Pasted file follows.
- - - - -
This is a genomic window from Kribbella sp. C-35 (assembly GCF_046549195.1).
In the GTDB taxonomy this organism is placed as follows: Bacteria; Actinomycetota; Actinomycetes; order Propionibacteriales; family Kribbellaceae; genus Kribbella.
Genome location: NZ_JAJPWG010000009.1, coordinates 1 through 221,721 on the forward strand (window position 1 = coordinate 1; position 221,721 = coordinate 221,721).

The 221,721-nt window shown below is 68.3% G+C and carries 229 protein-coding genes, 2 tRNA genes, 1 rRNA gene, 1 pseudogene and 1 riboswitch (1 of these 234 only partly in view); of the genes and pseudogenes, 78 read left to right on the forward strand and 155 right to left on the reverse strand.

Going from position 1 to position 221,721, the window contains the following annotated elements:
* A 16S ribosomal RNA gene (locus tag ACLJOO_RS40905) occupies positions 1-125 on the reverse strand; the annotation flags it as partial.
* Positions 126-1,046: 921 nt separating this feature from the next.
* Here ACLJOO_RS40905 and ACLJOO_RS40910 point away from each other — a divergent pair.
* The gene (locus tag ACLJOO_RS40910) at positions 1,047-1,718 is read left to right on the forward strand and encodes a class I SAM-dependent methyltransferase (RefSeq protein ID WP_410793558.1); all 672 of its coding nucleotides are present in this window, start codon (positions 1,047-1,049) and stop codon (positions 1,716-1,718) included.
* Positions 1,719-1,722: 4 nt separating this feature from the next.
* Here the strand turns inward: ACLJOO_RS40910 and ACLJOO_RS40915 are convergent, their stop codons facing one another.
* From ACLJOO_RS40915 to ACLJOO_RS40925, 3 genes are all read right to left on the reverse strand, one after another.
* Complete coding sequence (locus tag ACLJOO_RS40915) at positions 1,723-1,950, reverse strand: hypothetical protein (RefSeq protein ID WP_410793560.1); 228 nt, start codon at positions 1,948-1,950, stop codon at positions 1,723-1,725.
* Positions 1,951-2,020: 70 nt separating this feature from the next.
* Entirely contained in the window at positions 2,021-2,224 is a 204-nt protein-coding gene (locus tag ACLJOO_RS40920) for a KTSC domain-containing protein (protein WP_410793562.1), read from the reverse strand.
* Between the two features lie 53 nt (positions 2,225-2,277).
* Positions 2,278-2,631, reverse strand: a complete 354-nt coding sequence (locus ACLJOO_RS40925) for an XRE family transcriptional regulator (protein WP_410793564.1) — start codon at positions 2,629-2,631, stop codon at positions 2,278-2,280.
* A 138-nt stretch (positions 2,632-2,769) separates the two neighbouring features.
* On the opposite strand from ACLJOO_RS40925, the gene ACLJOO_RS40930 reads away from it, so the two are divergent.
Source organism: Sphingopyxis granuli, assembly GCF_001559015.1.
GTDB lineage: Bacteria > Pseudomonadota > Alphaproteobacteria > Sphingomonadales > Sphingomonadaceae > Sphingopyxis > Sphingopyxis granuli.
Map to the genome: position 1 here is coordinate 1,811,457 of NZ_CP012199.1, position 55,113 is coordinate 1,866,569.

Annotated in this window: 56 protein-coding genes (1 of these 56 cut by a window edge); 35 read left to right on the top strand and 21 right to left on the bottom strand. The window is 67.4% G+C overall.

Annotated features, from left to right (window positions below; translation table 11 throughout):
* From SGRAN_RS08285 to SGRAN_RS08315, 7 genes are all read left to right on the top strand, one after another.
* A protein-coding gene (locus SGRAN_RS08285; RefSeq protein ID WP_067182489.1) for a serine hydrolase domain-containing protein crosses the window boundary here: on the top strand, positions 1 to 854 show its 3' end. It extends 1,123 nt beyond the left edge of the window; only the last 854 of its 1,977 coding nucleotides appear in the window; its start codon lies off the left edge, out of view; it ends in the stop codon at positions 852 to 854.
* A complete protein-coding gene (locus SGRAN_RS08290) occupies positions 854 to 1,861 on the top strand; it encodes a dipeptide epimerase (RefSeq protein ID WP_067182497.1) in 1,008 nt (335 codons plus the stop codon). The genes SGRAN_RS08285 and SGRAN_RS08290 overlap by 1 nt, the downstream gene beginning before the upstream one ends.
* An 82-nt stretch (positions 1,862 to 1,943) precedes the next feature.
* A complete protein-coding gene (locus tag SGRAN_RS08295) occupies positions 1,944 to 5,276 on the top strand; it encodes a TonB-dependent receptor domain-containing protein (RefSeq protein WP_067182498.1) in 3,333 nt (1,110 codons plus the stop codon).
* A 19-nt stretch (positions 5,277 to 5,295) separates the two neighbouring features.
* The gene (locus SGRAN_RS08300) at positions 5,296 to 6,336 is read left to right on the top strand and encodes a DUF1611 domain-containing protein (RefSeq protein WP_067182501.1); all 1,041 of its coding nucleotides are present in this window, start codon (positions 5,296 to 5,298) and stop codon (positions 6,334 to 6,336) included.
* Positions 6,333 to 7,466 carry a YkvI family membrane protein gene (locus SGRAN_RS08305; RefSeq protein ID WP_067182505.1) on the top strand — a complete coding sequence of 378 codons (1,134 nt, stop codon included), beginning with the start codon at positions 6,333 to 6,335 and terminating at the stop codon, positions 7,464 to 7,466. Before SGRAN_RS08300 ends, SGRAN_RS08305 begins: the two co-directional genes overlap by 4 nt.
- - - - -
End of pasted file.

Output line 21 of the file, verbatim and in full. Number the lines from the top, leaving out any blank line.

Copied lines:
GTDB lineage: Bacteria > Pseudomonadota > Alphaproteobacteria > Sphingomonadales > Sphingomonadaceae > Sphingopyxis > Sphingopyxis granuli.